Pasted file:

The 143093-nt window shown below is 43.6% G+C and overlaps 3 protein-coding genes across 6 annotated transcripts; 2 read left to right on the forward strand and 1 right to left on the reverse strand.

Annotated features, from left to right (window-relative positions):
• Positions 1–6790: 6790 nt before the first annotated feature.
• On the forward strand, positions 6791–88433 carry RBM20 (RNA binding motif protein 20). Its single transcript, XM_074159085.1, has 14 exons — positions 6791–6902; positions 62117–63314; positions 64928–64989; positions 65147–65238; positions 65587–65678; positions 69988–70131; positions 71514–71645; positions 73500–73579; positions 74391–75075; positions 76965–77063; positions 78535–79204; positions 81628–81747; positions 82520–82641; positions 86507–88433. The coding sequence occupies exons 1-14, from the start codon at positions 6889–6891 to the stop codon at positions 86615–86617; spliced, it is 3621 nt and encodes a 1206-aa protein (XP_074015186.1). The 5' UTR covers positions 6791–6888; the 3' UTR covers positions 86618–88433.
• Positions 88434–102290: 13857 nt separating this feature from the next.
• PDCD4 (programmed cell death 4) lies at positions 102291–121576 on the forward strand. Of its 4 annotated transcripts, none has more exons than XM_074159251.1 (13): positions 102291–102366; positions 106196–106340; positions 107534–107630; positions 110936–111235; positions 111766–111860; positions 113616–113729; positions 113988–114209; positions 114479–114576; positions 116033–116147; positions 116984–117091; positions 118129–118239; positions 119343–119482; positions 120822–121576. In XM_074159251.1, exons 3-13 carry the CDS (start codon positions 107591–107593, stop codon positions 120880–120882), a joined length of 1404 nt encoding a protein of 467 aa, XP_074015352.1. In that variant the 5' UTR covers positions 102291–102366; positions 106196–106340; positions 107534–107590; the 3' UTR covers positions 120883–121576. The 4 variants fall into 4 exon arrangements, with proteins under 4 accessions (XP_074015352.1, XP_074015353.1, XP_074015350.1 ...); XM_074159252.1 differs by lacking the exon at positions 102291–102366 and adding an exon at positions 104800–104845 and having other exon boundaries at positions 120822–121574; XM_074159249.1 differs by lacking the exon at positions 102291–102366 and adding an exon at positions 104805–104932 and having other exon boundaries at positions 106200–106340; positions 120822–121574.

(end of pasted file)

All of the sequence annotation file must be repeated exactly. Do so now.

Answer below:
The 143093-nt window shown below is 43.6% G+C and overlaps 3 protein-coding genes across 6 annotated transcripts; 2 read left to right on the forward strand and 1 right to left on the reverse strand.

Annotated features, from left to right (window-relative positions):
• Positions 1–6790: 6790 nt before the first annotated feature.
• On the forward strand, positions 6791–88433 carry RBM20 (RNA binding motif protein 20). Its single transcript, XM_074159085.1, has 14 exons — positions 6791–6902; positions 62117–63314; positions 64928–64989; positions 65147–65238; positions 65587–65678; positions 69988–70131; positions 71514–71645; positions 73500–73579; positions 74391–75075; positions 76965–77063; positions 78535–79204; positions 81628–81747; positions 82520–82641; positions 86507–88433. The coding sequence occupies exons 1-14, from the start codon at positions 6889–6891 to the stop codon at positions 86615–86617; spliced, it is 3621 nt and encodes a 1206-aa protein (XP_074015186.1). The 5' UTR covers positions 6791–6888; the 3' UTR covers positions 86618–88433.
• Positions 88434–102290: 13857 nt separating this feature from the next.
• PDCD4 (programmed cell death 4) lies at positions 102291–121576 on the forward strand. Of its 4 annotated transcripts, none has more exons than XM_074159251.1 (13): positions 102291–102366; positions 106196–106340; positions 107534–107630; positions 110936–111235; positions 111766–111860; positions 113616–113729; positions 113988–114209; positions 114479–114576; positions 116033–116147; positions 116984–117091; positions 118129–118239; positions 119343–119482; positions 120822–121576. In XM_074159251.1, exons 3-13 carry the CDS (start codon positions 107591–107593, stop codon positions 120880–120882), a joined length of 1404 nt encoding a protein of 467 aa, XP_074015352.1. In that variant the 5' UTR covers positions 102291–102366; positions 106196–106340; positions 107534–107590; the 3' UTR covers positions 120883–121576. The 4 variants fall into 4 exon arrangements, with proteins under 4 accessions (XP_074015352.1, XP_074015353.1, XP_074015350.1 ...); XM_074159252.1 differs by lacking the exon at positions 102291–102366 and adding an exon at positions 104800–104845 and having other exon boundaries at positions 120822–121574; XM_074159249.1 differs by lacking the exon at positions 102291–102366 and adding an exon at positions 104805–104932 and having other exon boundaries at positions 106200–106340; positions 120822–121574.